Junkyard Find: 1981 Dodge Aries Station Wagon

Murilee Martin
by Murilee Martin

The Chrysler K platform spun off many K-based descendents, but genuine, pure Ks have been fairly rare in this series. We’ve seen this ’83 Dodge Aries sedan, this ’85 Dodge 600 Turbo, and this ’88 Dodge Aries wagon so far, though I’ve passed over many dozens more. Still, when I see a first-year Aries wagon in this weird chalky gray-green color and it has a “Hemi 2.6” engine, I break out the camera!

These cars depreciated just as fast as all the other Detroit front-drivers of the 1980s, which means that only relatively trouble-free ones managed to survive 33 years on the street. One expensive problem after about 1989, good-bye!

The Hemi 2.6 was really the good old Mitsubishi Astron 4G54 engine, which made 114 not-so-bad-for-1981 horses. Sadly, Chrysler never used any Simca-derived engines in the K family.

This wagon has plenty of options, including air conditioning and futuristic digital chronometer.

As the street price of a battered Aries-K approached scrap-value levels, the socioeconomic status of the average K-car owner also dropped.

Still, you can see hints of former luxury in the much-used faded-mint-green vinyl interior.

As you can see here, the ’81 K-cars were sold on price, period.

Murilee Martin
Murilee Martin

Murilee Martin is the pen name of Phil Greden, a writer who has lived in Minnesota, California, Georgia and (now) Colorado. He has toiled at copywriting, technical writing, junkmail writing, fiction writing and now automotive writing. He has owned many terrible vehicles and some good ones. He spends a great deal of time in self-service junkyards. These days, he writes for publications including Autoweek, Autoblog, Hagerty, The Truth About Cars and Capital One.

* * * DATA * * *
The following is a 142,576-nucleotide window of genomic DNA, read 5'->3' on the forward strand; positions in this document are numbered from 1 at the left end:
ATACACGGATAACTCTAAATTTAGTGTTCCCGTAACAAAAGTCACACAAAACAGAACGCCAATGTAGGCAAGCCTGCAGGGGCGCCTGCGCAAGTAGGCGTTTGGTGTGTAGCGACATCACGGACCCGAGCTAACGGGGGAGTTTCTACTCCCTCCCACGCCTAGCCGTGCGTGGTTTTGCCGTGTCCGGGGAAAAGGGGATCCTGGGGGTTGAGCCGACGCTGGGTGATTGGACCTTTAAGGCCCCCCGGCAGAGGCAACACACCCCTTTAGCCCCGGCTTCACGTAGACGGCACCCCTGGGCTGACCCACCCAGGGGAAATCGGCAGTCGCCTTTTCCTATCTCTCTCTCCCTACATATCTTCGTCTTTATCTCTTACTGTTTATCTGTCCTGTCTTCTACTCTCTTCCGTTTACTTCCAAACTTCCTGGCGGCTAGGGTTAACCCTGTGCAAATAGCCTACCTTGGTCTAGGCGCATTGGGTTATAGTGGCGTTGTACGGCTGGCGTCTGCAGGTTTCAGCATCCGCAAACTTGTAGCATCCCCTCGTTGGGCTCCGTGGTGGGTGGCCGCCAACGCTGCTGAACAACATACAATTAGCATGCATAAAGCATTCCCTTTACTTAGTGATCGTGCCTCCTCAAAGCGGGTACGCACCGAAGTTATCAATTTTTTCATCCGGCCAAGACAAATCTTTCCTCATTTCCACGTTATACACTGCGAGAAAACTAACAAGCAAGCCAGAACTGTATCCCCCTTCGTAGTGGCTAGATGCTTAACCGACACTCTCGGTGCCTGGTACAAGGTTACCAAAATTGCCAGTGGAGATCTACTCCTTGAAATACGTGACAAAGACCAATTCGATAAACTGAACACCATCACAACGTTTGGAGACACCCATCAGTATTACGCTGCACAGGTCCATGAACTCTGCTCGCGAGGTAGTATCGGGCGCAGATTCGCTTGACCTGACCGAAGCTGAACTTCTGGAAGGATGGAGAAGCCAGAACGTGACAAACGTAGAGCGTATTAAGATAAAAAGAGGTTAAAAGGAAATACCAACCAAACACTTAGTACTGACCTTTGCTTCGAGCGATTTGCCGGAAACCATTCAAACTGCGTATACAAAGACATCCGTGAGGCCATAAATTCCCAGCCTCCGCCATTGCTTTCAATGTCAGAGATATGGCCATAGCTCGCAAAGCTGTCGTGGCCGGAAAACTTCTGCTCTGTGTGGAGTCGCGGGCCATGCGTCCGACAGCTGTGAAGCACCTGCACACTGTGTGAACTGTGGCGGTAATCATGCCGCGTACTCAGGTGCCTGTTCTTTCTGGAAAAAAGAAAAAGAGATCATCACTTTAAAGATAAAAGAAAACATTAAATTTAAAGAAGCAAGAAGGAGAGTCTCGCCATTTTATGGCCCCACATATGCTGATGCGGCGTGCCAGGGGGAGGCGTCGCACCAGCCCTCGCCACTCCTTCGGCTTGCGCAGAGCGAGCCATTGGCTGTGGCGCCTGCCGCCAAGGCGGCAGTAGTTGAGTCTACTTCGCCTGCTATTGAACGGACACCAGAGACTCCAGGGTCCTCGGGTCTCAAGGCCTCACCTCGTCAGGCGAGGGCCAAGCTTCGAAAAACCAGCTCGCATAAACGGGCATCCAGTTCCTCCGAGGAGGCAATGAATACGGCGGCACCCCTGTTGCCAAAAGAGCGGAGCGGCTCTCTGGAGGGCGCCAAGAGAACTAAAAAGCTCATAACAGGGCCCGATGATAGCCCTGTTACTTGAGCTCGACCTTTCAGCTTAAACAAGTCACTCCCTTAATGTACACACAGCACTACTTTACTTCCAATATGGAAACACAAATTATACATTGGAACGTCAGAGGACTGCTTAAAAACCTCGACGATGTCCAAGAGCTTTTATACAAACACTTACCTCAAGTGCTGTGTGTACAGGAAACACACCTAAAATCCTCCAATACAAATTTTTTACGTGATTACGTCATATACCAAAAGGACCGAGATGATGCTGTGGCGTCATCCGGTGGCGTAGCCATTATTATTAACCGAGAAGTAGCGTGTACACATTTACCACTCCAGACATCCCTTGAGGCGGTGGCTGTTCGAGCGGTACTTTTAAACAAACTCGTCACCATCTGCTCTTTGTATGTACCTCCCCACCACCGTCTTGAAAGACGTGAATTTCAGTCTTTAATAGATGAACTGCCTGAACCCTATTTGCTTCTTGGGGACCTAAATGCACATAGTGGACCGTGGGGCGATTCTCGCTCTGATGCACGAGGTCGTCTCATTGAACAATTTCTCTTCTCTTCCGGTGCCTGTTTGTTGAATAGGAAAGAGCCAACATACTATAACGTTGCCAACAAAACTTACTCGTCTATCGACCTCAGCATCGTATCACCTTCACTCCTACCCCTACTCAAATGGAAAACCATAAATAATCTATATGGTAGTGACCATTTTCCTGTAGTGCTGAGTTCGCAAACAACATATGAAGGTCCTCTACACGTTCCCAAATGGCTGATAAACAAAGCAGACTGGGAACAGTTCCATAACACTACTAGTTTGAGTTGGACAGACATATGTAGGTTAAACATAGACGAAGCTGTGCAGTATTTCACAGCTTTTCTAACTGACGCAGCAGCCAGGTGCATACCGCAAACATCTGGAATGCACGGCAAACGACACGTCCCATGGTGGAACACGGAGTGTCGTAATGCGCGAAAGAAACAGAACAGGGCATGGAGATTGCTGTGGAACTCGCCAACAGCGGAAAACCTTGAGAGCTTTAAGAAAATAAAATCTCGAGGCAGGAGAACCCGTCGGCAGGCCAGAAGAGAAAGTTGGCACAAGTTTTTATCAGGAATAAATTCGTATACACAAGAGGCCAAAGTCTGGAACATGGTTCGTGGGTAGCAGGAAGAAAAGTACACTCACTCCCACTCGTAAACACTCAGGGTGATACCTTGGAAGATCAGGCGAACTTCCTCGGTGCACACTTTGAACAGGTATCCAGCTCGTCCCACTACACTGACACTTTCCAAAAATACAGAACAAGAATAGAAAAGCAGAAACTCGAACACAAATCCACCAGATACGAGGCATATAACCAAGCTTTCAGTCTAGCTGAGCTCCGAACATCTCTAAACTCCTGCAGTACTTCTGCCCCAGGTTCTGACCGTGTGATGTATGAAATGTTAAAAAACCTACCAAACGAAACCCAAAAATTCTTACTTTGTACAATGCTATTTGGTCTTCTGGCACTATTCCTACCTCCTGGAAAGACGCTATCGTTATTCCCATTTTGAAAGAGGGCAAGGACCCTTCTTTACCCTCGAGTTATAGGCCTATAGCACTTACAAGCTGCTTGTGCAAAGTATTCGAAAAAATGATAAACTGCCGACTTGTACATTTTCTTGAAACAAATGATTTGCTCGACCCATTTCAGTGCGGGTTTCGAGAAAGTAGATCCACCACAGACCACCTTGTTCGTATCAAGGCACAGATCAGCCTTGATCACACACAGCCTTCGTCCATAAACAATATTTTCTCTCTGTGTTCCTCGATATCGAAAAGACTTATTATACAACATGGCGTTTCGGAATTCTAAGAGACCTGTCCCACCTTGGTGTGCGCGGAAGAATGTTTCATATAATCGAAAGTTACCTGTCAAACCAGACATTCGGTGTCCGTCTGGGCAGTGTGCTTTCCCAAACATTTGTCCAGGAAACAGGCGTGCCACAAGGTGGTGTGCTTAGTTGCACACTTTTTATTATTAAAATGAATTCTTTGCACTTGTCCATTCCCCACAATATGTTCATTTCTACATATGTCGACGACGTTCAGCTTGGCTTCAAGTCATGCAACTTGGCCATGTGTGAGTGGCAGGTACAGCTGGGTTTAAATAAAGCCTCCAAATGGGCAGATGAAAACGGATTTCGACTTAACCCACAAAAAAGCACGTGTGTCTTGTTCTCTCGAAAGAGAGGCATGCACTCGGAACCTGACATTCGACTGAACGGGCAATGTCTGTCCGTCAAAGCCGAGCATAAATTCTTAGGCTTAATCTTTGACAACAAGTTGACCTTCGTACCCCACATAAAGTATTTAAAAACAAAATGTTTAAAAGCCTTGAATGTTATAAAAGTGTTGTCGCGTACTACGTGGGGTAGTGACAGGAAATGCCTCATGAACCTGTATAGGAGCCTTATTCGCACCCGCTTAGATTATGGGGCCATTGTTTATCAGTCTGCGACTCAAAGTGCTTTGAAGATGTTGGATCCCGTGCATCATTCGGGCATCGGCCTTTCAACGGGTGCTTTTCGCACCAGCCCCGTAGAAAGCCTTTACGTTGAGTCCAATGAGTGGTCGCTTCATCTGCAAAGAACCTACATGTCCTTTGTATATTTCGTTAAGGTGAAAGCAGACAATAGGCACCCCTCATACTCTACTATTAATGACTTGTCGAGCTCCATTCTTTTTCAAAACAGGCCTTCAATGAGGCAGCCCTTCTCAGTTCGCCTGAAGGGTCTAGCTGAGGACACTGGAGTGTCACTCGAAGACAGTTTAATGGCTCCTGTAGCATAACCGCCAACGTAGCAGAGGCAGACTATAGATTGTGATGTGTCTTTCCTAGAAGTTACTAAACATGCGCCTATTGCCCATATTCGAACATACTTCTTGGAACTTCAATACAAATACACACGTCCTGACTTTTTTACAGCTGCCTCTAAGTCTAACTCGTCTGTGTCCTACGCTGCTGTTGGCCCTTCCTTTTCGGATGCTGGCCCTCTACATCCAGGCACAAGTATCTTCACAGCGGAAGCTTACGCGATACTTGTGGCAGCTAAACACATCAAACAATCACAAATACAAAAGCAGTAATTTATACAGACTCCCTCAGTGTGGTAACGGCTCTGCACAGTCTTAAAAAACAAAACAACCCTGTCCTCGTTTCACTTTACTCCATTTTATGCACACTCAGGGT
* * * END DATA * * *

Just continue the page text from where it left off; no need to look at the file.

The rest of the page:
More by Murilee Martin

Join the conversation
2 of 137 comments
  • Ponchoman49 Ponchoman49 on Feb 14, 2014

    114 Hp would be a pipe dream for that dog POS of a motor. Chrysler rated it at 92 horses for 1981. It's fitting that a bottle of motor oil is sitting in the engine bay and three other bottles in the trunk or cargo bay would probably be the norm in a 2.6 equipped car. I always used to chuckle at the car auctions when a 2.6 "oil smoker" Caravan or Lebaron etc would pull up in line. The first thing any potential buyer would look for is the 2.6 engine and then run for there lives. The funny thing is that I don't remember these engine being all that bad in the Mitsubishi products. Perhaps they sold Chrylser all there rejects.

  • Armadamaster Armadamaster on Mar 05, 2014

    My used car dealer friend used to rent these off his lot well into the 1990's, loved them for rental beaters, & the later model Acclaims, Sundances, Dynastys too.

  • Ted Lulis Head gaskets and Toyota putting my kids through college👍️
  • Leonard Ostrander Plants don't unionize. People do, and yes, of course the workers should organize.
  • Jalop1991 Here's something EVangelists don't want to talk about, and why range is important: battery warranties, by industry standard, specify that nothing's wrong with the battery, and they won't replace it, as long as it is able to carry 70% or more of its specified capacity.So you need a lot of day 1 capacity so that down the road, when you're at 70% capacity with a "fully functioning, no problem" car, you're not stuck in used Nissan Leaf territory."Nothing to see here, move along."There's also the question of whether any factory battery warranty survives past the original new car owner. So it's prudent of any second owner to ask that question specifically, and absent any direct written warranty, assume that the second and subsequent owners own any battery problems that may arise.And given that the batteries are a HUGE expense, much more so than an ICE, such exposure is equally huge."Nothing to see here, move along."
  • Roger hopkins The car is in Poland??? It does look good tho...
  • Kwik_Shift_Pro4X The push for EV's is part of the increase in our premiums. Any damage near the battery pack and the car is a total loss.